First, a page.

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We shall see later that it is implied in Newtons statement of his Second Law of motion.

The statement that the increase of momentum is equal to the impulse is (it may be remarked) equivalent to Newtons own formulation of his Second Law.

Newtons Second Law asserts that change of momentum is equal to the impulse; this is a statement as to equality of vectors and so implies identity of direction as well as of magnitude.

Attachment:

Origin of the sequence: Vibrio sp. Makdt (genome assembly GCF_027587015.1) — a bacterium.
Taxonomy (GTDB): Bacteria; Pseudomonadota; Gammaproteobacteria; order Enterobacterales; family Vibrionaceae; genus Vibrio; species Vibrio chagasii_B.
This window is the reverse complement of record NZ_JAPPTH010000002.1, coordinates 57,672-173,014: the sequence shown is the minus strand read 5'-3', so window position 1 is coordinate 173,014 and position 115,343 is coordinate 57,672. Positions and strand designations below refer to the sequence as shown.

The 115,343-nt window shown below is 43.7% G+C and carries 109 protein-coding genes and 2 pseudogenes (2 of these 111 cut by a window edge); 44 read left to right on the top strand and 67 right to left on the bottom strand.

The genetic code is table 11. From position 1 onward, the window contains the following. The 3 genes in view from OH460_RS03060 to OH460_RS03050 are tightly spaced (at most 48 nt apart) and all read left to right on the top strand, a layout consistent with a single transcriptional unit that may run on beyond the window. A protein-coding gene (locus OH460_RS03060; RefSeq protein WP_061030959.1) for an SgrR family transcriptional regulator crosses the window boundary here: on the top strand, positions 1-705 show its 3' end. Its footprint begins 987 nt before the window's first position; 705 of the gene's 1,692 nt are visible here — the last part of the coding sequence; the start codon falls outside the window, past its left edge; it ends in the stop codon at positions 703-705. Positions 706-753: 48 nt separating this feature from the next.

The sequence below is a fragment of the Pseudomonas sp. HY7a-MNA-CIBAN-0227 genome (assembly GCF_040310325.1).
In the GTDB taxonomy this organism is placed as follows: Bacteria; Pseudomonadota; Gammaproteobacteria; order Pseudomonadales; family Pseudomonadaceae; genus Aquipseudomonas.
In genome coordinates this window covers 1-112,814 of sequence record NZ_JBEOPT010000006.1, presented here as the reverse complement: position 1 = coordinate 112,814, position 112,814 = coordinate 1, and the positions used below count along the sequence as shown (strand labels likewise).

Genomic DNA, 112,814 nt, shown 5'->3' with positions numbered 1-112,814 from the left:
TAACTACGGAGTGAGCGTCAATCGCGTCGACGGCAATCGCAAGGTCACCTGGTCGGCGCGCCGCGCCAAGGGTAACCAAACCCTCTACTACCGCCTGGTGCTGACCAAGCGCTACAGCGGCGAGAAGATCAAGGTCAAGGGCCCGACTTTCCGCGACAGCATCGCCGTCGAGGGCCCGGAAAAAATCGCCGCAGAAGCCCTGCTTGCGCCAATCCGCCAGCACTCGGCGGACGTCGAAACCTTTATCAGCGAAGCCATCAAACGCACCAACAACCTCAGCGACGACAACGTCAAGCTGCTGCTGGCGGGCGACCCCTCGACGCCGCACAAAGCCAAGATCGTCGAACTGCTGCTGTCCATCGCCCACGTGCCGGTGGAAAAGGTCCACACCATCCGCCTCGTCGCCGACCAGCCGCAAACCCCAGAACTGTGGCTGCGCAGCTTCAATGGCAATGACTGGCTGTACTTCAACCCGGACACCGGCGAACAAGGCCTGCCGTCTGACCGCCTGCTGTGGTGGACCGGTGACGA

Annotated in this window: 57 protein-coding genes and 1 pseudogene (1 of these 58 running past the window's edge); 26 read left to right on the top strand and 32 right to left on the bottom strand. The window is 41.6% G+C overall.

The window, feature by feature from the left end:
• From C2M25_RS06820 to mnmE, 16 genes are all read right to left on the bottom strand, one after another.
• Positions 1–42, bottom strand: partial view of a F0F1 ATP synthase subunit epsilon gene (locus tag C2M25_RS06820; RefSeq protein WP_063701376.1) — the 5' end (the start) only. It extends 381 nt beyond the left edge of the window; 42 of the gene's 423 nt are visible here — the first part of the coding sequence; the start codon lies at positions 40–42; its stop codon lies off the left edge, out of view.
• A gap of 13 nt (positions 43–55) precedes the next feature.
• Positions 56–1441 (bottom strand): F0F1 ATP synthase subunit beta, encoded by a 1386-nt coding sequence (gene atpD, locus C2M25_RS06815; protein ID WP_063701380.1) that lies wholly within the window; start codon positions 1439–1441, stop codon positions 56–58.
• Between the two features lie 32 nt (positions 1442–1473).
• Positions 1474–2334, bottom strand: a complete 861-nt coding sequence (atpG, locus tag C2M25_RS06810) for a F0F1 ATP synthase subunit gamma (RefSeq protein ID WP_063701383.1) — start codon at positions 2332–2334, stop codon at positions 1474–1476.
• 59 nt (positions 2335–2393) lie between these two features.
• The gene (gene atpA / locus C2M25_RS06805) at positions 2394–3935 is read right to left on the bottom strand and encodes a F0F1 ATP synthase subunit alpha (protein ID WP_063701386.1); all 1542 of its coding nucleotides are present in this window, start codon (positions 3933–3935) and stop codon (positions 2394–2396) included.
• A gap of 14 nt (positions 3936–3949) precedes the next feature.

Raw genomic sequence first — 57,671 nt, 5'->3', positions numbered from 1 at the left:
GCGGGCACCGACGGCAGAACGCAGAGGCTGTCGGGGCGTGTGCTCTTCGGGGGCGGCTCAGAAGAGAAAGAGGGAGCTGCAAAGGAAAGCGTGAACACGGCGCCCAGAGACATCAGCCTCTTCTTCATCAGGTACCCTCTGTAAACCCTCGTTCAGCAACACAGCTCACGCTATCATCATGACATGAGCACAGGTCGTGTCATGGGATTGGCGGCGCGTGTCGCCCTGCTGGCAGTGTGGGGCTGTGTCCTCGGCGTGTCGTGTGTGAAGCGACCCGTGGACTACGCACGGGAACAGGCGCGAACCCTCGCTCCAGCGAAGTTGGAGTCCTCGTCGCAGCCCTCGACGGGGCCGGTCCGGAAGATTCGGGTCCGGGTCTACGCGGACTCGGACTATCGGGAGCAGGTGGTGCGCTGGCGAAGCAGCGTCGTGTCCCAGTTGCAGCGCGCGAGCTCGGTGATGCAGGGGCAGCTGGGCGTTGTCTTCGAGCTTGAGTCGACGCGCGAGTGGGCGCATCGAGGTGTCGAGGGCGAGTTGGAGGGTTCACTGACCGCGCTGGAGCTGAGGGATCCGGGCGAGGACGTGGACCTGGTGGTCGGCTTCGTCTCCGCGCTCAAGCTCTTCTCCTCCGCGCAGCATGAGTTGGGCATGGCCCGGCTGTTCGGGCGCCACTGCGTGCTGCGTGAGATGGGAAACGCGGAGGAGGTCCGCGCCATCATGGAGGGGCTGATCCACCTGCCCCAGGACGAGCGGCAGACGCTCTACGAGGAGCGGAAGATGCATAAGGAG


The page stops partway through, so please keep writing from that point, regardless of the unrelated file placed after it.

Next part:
In the case of a particle falling directly towards the earth from rest at a very great distance we have C=o and, by Newtons Law of Gravitation, p/ai=g, where a is the earths radius.

The product mu of the mass into the velocity is called the momentum or (in Newtons phrase) the quantity of motion.